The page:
Cloud computing isn’t one monolithic type of offering, but an assortment of services aimed at meeting the various IT needs of an organization.
One such service provided via the cloud is infrastructure-as-a-service (IaaS), which delivers virtualized computing resources to organizations typically via the internet. IaaS is one of main types of cloud services, along with software-as-a-service (SaaS) and platform-as-a-service (PaaS).
In the IaaS model, third-party service providers host hardware equipment, operating systems and other software, servers, storage systems, and various other IT components for customers in a highly automated delivery model. In some cases, they also handle tasks such as ongoing systems maintenance, data backup, and business continuity.
Organizations that use IaaS can self-provision the infrastructure services, and pay for them on a per-use basis. Fees are typically paid by the hour, week, or month, depending on the service contract. In some cases, providers charge clients for infrastructure services based on the amount of virtual machine (VM) capacity they’re using over a period of time.
Similar to other cloud computing services, IaaS provides access to IT resources in a virtualized environment, across a public connection that’s typically the internet. But with IaaS, you are provided access to virtualized components so that you can create your own IT platforms on it—rather than in your own datacenter.
The pool of IaaS services offered to clients is pulled from multiple servers and networks that are generally distributed across numerous datacenters owned and maintained by the cloud provider.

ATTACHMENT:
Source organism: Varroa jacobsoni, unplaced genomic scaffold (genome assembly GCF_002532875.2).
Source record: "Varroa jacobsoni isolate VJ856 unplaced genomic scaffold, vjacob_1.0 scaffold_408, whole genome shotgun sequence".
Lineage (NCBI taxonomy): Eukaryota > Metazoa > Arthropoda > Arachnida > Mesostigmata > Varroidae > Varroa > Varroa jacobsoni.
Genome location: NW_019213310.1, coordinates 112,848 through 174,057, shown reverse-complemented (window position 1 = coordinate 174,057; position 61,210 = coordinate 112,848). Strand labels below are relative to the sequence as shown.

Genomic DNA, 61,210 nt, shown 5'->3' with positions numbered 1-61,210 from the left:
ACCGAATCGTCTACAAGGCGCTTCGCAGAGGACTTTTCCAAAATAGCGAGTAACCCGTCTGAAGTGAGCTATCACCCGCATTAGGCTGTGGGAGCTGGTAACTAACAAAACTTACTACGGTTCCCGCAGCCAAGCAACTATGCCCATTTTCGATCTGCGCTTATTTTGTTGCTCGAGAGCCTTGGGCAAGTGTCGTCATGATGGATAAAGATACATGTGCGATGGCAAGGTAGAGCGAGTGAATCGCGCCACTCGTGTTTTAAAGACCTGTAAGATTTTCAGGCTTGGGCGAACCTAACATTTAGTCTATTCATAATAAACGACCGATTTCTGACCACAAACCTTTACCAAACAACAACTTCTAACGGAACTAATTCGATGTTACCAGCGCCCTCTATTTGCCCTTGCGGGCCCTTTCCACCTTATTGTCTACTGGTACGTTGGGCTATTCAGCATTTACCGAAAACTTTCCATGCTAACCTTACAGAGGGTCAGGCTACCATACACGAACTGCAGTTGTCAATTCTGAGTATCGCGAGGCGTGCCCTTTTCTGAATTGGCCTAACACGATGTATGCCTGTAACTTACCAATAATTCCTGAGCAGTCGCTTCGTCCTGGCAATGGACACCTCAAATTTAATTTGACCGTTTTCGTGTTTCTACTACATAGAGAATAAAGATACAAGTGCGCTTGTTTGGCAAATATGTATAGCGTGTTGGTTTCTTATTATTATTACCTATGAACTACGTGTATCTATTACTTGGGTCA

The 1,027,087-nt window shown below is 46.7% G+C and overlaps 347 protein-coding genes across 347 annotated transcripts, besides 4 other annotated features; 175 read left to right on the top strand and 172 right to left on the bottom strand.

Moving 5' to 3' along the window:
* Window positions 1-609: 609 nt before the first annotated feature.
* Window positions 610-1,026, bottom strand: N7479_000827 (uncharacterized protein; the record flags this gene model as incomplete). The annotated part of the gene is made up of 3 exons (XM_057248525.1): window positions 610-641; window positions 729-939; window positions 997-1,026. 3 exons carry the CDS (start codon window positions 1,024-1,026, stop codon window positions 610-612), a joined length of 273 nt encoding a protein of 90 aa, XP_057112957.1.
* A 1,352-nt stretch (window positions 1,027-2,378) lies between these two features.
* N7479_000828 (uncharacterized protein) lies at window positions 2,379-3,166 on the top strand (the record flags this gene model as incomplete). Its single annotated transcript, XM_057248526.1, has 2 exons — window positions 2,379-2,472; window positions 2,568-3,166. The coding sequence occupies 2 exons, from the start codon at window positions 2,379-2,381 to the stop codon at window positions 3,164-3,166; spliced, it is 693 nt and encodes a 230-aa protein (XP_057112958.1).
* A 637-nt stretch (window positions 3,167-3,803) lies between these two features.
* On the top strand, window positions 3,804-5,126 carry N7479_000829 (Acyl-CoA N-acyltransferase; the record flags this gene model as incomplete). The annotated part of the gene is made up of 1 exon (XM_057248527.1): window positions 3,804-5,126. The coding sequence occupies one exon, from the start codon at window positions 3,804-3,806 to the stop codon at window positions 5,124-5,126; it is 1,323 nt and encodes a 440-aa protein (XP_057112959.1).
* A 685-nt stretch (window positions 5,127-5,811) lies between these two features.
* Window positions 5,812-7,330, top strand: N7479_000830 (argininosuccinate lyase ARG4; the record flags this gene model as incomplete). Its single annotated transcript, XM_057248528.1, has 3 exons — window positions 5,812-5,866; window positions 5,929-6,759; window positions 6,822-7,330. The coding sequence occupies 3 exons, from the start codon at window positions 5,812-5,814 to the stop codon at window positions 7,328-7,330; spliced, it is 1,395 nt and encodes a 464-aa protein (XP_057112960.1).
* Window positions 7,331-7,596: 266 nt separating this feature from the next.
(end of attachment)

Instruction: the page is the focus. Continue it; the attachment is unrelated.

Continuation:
IaaS resources can be either single-tenant or multitenant, and they are hosted at the service provider’s.
“Multitenant” means multiple clients share those resources, even though their systems are kept separate. This is the most common way to deliver IaaS because it is both highly efficient and scalable, allowing cloud computing’s generally lower costs.
By contrast, single-tenant systems exist to serve clients who need strict separation from others, but at a higher cost. Single-tenant systems are more like traditional hosting services where a third-party provider essentially rents you dedicated space in its datacenter, but a true single-tenant IaaS also offers cloud-specific capabilities such as scalability and access to a wide range of platform technologies that hosting services often cannot provide.
You can create your own internal IaaS in your own datacenter using cloud computing technologies, but this is not true IaaS. It’s really a traditional datacenter that uses modern, cloud-style technologies. A cloud provider offers greater scalability, greater selection of technology options, on-demand availability, and usually much better security because it’s created its IaaS platform to support hundreds or thousands of customers.
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